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Islanders 3 (2 EN), Florida Panthers 0: This time, three periods, no mistakes, Nabby's 55th shutout

True story: The New York Islanders entered the third period with a lead ... and didn't commit a backbreaking mistake.

Exhale, relief.
Exhale, relief.
Bruce Bennett

The way the first three games of this four-game homestand went, you'd never imagine that a powerplay goal 6:05 into the game would be the only one that mattered.

But sure enough, Andrew MacDonald's shot from the point found it's way through for a 1-0 lead, and the rest of the game was a smart effort where the Islanders never found an insurance goal until the final minute, when the empty Panthers net afforded them not one, but two.

The 3-0 final puts some feel-good lipstick on a frustrating homestand, gives Evgeni Nabokov (26 saves) his third shutout of the season (55th on his career), and keeps the Islanders in that "are they or aren't they?" playoff bubble picture we know this lockout-shortened season seems destined to create.

GS | ES | Faceoffs | PBP | TOI (Isles) | TOI (Cats) | H2H | Recaps: | Isles | LBC

The first empty net goal came off the sticks of John Tavares -- after a smart defensive zone combo by Matt Moulson (who won the puck along the boards) and Brad Boyes (who took Moulson's feed and sent Tavares down the left wing). The second came down the same side off the stick of Casey Cizikas, Matt Martin sending him racing for that one.

MacDonald's powerplay goal came after both units worked well, and Frans Nielsen found him as the Isles pulled the Panthers' PK east, west, and back east again. It could have easily not gone in though. We could easily still be cursing Jacob Markstrom right now.

Game Highlights
Strong Start (again), Long Haul (again), Better Result (surprise!)

In every competition there are pushes and there are responses; part of the ebbs and flows we see and try to assess afterward are how the initial pushers deal with the opponent's response. This can be frustrating to watch as fans -- "Why can't they just keep this good play UP?!" -- but of course part of the challenge in sustaining for a "60-minute game" is that the opponent usually sees what's going on, and doubles their own resolve to change it.

So once again the Islanders opened with another strong first period -- outshooting Florida 13-4 -- and you knew the Panthers were more than likely to push back in the second. They did so, earning an early powerplay and logging the first seven shots of the period. The Islanders killed that, created some turnovers in the Panthers' zone, then an odd-man break. A chance for a "counteresponse" of sorts. But Mark Streit's pass to Marty Reasoner at the doorstep was probably a little too late, a little too cute, and Reasoner couldn't find a route to Matt Martin on the doorstep nor through Markstrom's pads.

Opportunity to respond missed. This one was going to be a long slog.

But an entertaining one at that. Considering it was a low-scoring game between two teams in the bottom third of the conference, there was lots of give-and-take and general chess. A relative scarcity of penalties and special teams fed that, so the game was on a knife edge throughout, always in danger of being altered by one mistake or one crazy bounce from the Coliseum boards or today's awful ice.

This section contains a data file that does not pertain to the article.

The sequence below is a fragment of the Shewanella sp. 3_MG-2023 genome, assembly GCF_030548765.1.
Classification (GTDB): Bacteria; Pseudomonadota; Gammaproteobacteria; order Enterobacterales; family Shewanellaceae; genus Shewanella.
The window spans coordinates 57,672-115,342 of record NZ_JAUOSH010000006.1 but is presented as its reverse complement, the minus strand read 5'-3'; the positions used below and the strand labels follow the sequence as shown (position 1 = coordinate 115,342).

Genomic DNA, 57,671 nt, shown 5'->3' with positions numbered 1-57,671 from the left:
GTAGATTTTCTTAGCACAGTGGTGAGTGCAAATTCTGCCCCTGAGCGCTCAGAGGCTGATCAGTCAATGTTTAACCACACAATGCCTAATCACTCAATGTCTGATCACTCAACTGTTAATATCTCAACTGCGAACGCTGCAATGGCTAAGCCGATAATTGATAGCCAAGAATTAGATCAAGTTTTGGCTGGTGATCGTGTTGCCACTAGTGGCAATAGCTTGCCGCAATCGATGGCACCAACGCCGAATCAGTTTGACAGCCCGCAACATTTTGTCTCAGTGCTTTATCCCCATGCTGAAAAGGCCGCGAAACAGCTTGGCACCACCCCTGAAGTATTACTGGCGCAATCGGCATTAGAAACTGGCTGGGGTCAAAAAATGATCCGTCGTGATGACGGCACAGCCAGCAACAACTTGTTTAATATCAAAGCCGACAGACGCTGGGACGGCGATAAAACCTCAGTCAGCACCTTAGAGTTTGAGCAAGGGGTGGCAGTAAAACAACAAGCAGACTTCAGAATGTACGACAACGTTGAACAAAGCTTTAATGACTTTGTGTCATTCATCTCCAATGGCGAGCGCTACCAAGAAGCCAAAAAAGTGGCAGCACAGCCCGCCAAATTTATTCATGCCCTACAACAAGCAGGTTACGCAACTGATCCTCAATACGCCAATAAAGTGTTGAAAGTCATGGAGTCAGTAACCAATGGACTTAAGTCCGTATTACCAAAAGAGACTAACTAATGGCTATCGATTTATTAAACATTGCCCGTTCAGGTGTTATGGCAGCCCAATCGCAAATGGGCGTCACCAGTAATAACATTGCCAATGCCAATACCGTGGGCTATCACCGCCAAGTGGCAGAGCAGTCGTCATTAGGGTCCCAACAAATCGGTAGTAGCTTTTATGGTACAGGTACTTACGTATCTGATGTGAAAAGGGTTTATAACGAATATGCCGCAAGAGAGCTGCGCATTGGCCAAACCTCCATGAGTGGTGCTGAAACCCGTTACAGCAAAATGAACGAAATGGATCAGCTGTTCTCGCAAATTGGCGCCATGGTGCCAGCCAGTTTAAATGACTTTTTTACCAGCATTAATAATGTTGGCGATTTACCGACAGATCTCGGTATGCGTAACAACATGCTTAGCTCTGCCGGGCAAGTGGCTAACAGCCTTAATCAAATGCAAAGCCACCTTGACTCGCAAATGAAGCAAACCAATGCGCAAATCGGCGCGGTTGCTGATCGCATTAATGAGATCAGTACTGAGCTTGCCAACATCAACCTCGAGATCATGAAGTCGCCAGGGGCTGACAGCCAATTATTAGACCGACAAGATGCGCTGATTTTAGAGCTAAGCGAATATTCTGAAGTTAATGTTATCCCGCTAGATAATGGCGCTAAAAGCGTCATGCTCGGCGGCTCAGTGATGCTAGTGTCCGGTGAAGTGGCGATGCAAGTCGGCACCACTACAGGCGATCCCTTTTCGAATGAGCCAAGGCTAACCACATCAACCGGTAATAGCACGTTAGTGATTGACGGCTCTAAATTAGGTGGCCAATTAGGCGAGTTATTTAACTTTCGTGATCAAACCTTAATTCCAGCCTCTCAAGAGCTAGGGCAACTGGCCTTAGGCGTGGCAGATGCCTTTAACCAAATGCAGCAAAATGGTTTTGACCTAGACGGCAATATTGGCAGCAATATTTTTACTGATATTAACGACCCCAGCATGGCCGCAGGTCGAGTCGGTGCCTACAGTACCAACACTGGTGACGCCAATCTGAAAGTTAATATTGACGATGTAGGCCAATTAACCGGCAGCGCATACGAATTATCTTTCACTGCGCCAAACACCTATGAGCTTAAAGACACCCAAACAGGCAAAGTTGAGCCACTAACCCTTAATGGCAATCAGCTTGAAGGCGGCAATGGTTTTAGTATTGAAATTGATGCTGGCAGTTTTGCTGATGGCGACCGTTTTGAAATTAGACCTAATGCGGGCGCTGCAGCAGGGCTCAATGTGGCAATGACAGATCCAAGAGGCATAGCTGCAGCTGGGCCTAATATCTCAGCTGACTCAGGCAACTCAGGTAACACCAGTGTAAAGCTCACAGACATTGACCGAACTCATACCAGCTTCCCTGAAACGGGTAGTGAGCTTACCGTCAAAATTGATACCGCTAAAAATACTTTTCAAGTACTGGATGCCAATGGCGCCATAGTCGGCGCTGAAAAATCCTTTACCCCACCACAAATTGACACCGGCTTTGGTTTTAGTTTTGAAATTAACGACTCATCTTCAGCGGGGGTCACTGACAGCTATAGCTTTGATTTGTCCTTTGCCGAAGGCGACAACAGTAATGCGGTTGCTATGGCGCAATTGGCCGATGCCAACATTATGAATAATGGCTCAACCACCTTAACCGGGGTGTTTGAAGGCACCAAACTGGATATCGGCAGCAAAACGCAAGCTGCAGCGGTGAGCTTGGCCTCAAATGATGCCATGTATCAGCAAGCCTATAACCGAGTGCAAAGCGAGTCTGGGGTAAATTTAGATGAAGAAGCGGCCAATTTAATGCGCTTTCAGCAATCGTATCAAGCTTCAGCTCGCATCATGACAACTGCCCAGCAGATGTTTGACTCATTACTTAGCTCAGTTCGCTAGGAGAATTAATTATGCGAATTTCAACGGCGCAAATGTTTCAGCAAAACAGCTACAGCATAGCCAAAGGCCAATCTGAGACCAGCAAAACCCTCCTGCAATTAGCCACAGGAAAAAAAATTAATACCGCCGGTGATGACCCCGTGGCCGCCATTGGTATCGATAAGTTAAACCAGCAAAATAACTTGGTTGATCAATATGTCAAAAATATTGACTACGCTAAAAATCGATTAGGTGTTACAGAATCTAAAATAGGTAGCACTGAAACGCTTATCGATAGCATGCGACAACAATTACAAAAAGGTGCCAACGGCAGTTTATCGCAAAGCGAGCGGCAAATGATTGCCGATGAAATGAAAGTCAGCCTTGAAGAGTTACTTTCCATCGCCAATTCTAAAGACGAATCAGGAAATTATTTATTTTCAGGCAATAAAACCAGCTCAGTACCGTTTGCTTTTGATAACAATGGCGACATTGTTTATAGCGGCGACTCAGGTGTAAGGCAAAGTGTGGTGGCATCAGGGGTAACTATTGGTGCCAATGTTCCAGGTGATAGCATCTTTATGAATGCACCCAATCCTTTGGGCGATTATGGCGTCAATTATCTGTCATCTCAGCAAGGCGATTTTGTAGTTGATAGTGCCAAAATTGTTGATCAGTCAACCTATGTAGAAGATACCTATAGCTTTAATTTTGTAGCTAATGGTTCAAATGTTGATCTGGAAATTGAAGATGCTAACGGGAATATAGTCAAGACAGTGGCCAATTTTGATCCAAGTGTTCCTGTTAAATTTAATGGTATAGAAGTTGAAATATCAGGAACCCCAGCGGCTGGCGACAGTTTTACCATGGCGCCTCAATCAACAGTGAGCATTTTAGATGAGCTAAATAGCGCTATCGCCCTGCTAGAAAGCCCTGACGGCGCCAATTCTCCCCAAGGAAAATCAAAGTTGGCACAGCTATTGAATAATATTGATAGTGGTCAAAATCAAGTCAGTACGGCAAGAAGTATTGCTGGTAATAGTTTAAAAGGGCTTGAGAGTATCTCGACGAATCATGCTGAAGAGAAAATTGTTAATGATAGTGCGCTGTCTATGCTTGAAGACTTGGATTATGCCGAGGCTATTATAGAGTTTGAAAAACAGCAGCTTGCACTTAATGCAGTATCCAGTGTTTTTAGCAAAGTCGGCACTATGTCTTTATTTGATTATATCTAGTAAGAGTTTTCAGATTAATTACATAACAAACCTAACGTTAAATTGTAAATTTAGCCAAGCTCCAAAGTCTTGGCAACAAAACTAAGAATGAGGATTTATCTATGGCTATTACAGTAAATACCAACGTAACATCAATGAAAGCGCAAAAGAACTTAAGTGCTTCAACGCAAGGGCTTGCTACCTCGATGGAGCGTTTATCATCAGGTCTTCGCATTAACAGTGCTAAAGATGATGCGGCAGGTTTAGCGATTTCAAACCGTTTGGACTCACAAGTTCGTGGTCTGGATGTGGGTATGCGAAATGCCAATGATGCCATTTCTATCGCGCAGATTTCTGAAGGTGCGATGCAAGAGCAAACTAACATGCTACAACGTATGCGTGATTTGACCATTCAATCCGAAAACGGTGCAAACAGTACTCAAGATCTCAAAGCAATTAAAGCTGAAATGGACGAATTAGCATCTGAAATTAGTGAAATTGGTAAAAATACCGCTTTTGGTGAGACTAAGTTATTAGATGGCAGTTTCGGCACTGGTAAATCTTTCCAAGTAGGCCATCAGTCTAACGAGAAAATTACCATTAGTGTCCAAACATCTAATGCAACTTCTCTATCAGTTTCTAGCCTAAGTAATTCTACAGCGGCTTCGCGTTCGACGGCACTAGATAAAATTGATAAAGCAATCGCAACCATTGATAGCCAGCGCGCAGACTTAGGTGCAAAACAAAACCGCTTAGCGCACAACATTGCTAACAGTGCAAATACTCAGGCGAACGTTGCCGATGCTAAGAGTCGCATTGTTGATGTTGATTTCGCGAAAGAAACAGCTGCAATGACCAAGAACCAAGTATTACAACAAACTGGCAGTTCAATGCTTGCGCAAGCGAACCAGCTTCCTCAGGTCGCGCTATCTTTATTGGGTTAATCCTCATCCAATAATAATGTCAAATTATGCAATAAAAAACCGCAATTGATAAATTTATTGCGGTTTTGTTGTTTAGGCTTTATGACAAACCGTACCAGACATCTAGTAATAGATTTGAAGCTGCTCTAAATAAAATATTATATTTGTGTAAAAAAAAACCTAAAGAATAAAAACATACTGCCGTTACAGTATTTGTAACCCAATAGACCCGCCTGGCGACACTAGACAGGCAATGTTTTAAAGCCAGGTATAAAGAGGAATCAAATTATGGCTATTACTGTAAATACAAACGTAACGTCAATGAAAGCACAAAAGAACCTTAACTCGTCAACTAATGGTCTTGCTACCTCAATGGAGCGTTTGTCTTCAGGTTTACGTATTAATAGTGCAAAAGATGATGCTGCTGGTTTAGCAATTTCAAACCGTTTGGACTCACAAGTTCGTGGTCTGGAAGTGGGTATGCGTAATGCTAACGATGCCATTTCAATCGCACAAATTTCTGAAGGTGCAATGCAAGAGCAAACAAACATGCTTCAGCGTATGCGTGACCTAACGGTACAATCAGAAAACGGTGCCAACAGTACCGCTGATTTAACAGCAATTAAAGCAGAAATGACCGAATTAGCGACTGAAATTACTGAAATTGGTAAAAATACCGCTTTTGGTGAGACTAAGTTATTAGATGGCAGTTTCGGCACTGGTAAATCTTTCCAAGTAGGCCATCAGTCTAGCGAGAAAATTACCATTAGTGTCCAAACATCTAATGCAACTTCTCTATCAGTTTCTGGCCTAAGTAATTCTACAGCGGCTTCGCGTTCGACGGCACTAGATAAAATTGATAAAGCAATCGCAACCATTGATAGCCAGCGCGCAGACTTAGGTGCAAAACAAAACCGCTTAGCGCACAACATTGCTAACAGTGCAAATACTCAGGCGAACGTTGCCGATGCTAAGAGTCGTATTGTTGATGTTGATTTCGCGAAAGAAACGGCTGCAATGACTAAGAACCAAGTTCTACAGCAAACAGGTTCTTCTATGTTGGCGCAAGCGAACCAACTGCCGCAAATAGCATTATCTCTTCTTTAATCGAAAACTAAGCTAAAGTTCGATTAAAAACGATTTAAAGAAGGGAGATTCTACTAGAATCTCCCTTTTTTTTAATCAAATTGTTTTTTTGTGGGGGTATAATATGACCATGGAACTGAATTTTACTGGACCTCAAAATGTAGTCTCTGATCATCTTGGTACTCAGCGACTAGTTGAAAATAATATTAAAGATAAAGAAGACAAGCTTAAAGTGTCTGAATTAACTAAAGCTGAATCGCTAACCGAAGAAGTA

So as they outshot the Panthers 37-26, and 24-22 in the final two periods, the Islanders played what could fairly be called "the right way," from a steady flow of hits but not too many out of position, to a balanced diet of calm safety passes by their defensemen, and a healthy mix of two-men forechecks with the second man always ready to turn back quickly just in case.

Good effort, good result, off to the road they go.

Other Notes
  • Seriously, the ice was so bad, the puck so bouncy, it's a wonder any goals and any clean passes were made at all today.
  • The powerplay that provided the difference was impressive, but almost frustrating. The Islanders were able to pass the puck at will, almost to the point they passed up moments where you'd prefer they shoot.
  • Several admirable shifts by all four lines throughout tonight, as they played assertively but smart while shepherding a 1-0 lead through most of the game. They didn't shy away from scoring chances, but they mostly made the right decisions on 50/50 plays.
  • Thomas Hickey was back, with 24 shifts and just short of 20 minutes of ice time. Both with the puck and in his defensive reads and plays, he showed why he was probably the best waiver pickup of all during Garth Snow's post-lockout binge at the waiver buffet.
  • The Islanders played this one well, really well, even if the final was again in doubt until the final 31 seconds. We won't pretend things have changed, and we won't pretend things couldn't have easily been different with a bad bounce here or a great individual play there. But considering they played well for long stretches of each of the three preceding games against much stronger opponents, it was good to see them play with discipline and determination, rather than the fragility you might have feared given the potential deflation had they lost this one too.
  • And lest we fault them for not building a bigger margin, Jacob Markstrom had several things to say about it. Tonight he looked like the Panthers' goaltender of the future.

In a perfect example of why this bubble will last a while but may not change much: The win momentarily pulls the Isles to within a point of the ninth-place Rangers and eighth-place Hurricanes. It also pulls them two points ahead of the Capitals. But the Rangers and Capitals (momentarily two points behind) are playing tonight, and a three-point game is the worst-case scenario. UPDATE: Sure enough, three-point game. Capitals get the two, beating the Smurfs in the shootout.